Weekly Round-up on Tax & Company Laws | 6th Sep to 11th Sep

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  • Last Updated on 14 December, 2022

Weekly Round-up

This weekly newsletter analytically summarizes the key stories reported at taxmann.com during the previous week from 6th to 11th September 2021, namely:

(a) ITAT held that Section 24(b) does not mandate possession of the property to claim a deduction of interest on housing loan;

(b) Madhya Pradesh High Court stays RBI circular dated 25-6-2021 w.r.t. appointment of MD/CEOs of Primary (Urban) Co-operative Banks;

(c) CBDT prescribes the manner for authenticating electronic records under EVC for faceless assessment;

(d) Relief for Road Contractors; NHAI to pay GST on annuity under HAM Model;

(e) SEBI amends LODR norms; enhances corporate governance for high-value debt listed entities;

(f) CBIC issued clarification regarding extension of time-limit to apply for revocation of cancellation of registration; and

(g) Whether benefit from the SEIS scheme can be recognized as Other Operating Revenue in P&L A/c?

1. Section 24(b) does not mandate possession of the property to claim a deduction of interest on housing loan: ITAT

The Mumbai Tribunal has granted relief to the assessee in respect of interest paid by him on capital borrowed to purchase residential house property. The Court has ruled that there is neither any precondition nor any eligibility criteria that the assessee should have taken possession of property purchased by him to claim a deduction of interest on housing loan under section 24(b).


Assessee, a lawyer by profession, had e-filed his return of income for the assessment year 2015-16. During the assessment proceedings, it was observed by the Assessing Officer that the assessee had claimed deduction of interest paid on borrowed capital of Rs. 2 lakhs under Section 24(b).

On being queried, it was submitted by the assessee that the claim of interest pertained to the funds which he borrowed for purchasing a residential property. However, the assessee had not taken possession of the property yet.

The Assessing Officer passed an order disallowing the claim for deduction of interest. On appeal, CIT(A) also upheld the order of the Assessing Officer. The aggrieved assessee filed the instant appeal before the Tribunal.


The Tribunal held that the view taken by CIT(A) while upholding the order of AO was misconceived. The CIT(A) held that in the absence of any control/domain over the property, the assessee would not receive any income from the same. Therefore, allowing deduction under Section 24(b) qua the said property would be beyond comprehension.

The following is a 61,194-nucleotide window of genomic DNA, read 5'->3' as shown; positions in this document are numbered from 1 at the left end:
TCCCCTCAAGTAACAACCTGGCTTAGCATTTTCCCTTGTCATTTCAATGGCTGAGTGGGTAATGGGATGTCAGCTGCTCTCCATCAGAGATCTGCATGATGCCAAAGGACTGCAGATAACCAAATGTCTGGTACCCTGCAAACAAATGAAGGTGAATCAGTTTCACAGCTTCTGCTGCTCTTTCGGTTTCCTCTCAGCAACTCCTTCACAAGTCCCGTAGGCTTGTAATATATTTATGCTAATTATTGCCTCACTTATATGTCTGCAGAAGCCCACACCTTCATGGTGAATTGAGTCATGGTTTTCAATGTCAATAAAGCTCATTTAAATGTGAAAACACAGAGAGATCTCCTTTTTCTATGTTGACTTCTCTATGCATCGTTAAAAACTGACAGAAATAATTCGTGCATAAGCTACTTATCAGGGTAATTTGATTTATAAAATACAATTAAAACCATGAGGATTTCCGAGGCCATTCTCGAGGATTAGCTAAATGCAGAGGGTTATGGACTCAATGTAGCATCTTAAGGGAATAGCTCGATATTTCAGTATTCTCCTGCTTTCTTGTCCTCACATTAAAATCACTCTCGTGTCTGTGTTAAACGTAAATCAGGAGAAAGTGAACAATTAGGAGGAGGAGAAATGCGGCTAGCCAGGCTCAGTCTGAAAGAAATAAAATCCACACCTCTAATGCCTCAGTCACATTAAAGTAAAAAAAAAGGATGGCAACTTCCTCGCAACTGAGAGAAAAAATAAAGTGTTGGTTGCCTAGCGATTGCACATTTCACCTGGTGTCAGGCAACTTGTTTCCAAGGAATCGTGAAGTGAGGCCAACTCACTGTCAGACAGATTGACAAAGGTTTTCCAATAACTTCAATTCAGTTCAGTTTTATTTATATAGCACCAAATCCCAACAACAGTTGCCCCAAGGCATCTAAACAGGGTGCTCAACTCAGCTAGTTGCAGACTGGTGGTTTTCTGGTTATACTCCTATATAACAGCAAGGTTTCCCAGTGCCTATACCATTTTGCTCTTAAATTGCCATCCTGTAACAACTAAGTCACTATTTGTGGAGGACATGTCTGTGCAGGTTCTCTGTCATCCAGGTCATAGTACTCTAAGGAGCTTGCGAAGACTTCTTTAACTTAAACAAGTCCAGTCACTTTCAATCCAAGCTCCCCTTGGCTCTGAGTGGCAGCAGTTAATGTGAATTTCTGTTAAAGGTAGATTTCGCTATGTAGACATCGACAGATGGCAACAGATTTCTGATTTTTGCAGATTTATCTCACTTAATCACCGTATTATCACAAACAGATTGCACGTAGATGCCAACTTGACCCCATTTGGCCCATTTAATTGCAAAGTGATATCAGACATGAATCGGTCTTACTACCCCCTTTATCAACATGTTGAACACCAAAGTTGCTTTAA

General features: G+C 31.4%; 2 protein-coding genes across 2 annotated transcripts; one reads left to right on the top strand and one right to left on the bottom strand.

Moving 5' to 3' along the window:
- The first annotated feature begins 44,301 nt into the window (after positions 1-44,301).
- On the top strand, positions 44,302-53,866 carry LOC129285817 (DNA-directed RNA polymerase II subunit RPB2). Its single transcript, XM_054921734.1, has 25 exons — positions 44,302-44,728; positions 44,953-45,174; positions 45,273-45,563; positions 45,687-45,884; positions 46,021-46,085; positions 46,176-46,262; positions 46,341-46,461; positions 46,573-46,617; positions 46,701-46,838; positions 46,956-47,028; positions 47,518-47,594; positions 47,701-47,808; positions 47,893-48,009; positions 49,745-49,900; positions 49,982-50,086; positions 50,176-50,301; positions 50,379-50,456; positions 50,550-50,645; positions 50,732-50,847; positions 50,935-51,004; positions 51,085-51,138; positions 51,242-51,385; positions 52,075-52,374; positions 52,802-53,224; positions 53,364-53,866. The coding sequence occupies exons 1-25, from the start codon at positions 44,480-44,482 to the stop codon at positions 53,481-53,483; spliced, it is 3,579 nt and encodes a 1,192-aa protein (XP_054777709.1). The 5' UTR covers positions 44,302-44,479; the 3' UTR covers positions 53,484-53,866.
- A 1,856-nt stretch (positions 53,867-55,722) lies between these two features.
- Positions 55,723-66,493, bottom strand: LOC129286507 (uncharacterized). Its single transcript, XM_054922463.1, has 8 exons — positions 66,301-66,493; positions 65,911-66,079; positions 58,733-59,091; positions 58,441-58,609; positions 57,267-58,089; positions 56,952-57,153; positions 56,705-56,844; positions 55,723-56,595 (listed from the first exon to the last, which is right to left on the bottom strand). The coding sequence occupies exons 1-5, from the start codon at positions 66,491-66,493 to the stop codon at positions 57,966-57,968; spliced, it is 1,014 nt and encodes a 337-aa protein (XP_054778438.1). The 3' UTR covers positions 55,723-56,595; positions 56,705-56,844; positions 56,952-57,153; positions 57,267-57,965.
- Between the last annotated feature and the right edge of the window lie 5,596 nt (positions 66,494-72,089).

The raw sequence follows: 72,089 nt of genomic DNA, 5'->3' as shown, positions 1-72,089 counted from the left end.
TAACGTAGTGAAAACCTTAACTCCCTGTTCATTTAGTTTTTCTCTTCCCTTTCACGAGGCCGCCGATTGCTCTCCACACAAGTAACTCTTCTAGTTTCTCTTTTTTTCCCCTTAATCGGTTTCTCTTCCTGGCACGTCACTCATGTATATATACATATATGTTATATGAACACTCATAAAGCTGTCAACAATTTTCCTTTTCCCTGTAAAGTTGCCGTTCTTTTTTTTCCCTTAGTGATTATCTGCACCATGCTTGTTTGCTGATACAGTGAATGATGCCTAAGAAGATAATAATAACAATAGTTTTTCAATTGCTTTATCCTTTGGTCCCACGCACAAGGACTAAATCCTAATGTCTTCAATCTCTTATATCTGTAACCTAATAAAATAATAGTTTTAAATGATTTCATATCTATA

Insofar the determination of the annual lettable value of a property is concerned, Section 22 read with Section 23 is dependant on the ownership of the property, irrespective of the fact whether the assessee has taken possession of the same or not.

Further, as per the literal interpretation of Section 24(b), there is no bar on claiming a deduction of interest payable on a loan taken for purchasing a residential property, even if the possession of the same might not have been vested with him.

Thus, the interest that was admittedly paid on the capital borrowed for acquiring the property will be allowed under section 24(b) even if the assessee has not yet acquired possession of the property.

Read the Ruling


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2. MP High Court stays RBI circular dated 25-6-2021 w.r.t. appointment of MD/CEOs of Primary (Urban) Co-operative Banks

In this significant ruling in the matter of the Mahanagar Nagrik Sahakari Bank Maryadit v. Union of India, the Madhya Pradesh High Court stayed the operation of RBI circular dated 25-06-2021, which directed primary (urban) co-operative banks to appoint the Managing Directors and/or the Chief Executive Officers as per the eligibility criteria prescribed by the RBI.


A writ petition was filed challenging the constitutionality of the Banking Regulation (Amendment) Act, 2020, and the said RBI circular. The circular required the banks to remove/terminate all such MDs and CEOs who are not fit and proper as per the said circular.

The petition was filed on the ground that Section 4 of Banking Regulation (Amendment) Act, 2020, which amends Section 56 of the Banking Regulation Act, 1949 relating to the banking laws for co-operative societies, is ultra vires the Constitution. It was also alleged that the RBI circular relating to the appointment of MDs/CEOs in primary (urban) co-operative banks is also ultra vires the Constitution.

The Counsel for the petitioner contended that the Cooperative as a subject falls under Entry 32 in List-II – State list in the Seventh Schedule appended to the Constitution of India. In contrast, the Banking falls under Entry 45 in List-I – Union List of the Seventh Schedule.

It was, therefore, argued that the power to legislate in the field of Cooperative Societies falls exclusively with the State and does not lie within the domain of the Union, much less the Reserve Bank of India.

Further, when Part IX-B (Co-operative Societies) was inserted in the Constitution, all the provisions of the Banking Regulation Act, 1949 were made applicable to all such cooperative societies doing banking business. In this background, Parliament passed the Banking Regulation (Amendment) Act, 2020, by which all provisions relating to incorporation, regulation, and winding up were also made applicable to cooperative banks. It was contended that Parliament did not have the competence to legislate on the same, as it was a State subject under Entry 32 of List II.